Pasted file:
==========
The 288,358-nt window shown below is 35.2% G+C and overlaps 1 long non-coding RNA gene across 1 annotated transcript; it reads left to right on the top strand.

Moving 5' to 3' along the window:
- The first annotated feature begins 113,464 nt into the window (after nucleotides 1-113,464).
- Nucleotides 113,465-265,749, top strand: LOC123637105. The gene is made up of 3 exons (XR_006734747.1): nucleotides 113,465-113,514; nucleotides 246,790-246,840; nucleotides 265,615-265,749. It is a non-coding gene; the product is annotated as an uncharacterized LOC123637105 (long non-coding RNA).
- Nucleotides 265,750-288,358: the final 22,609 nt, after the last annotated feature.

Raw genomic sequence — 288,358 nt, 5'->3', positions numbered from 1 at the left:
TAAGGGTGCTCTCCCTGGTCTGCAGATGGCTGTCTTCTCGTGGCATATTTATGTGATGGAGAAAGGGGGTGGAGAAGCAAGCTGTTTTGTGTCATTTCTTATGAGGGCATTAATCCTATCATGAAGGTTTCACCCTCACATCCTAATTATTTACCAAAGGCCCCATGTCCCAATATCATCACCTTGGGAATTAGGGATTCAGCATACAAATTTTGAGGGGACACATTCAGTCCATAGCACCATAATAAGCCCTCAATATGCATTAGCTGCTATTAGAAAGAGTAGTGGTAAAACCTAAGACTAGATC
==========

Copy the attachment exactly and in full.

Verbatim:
The 288,358-nt window shown below is 35.2% G+C and overlaps 1 long non-coding RNA gene across 1 annotated transcript; it reads left to right on the top strand.

Moving 5' to 3' along the window:
- The first annotated feature begins 113,464 nt into the window (after nucleotides 1-113,464).
- Nucleotides 113,465-265,749, top strand: LOC123637105. The gene is made up of 3 exons (XR_006734747.1): nucleotides 113,465-113,514; nucleotides 246,790-246,840; nucleotides 265,615-265,749. It is a non-coding gene; the product is annotated as an uncharacterized LOC123637105 (long non-coding RNA).
- Nucleotides 265,750-288,358: the final 22,609 nt, after the last annotated feature.

Raw genomic sequence — 288,358 nt, 5'->3', positions numbered from 1 at the left:
TAAGGGTGCTCTCCCTGGTCTGCAGATGGCTGTCTTCTCGTGGCATATTTATGTGATGGAGAAAGGGGGTGGAGAAGCAAGCTGTTTTGTGTCATTTCTTATGAGGGCATTAATCCTATCATGAAGGTTTCACCCTCACATCCTAATTATTTACCAAAGGCCCCATGTCCCAATATCATCACCTTGGGAATTAGGGATTCAGCATACAAATTTTGAGGGGACACATTCAGTCCATAGCACCATAATAAGCCCTCAATATGCATTAGCTGCTATTAGAAAGAGTAGTGGTAAAACCTAAGACTAGATC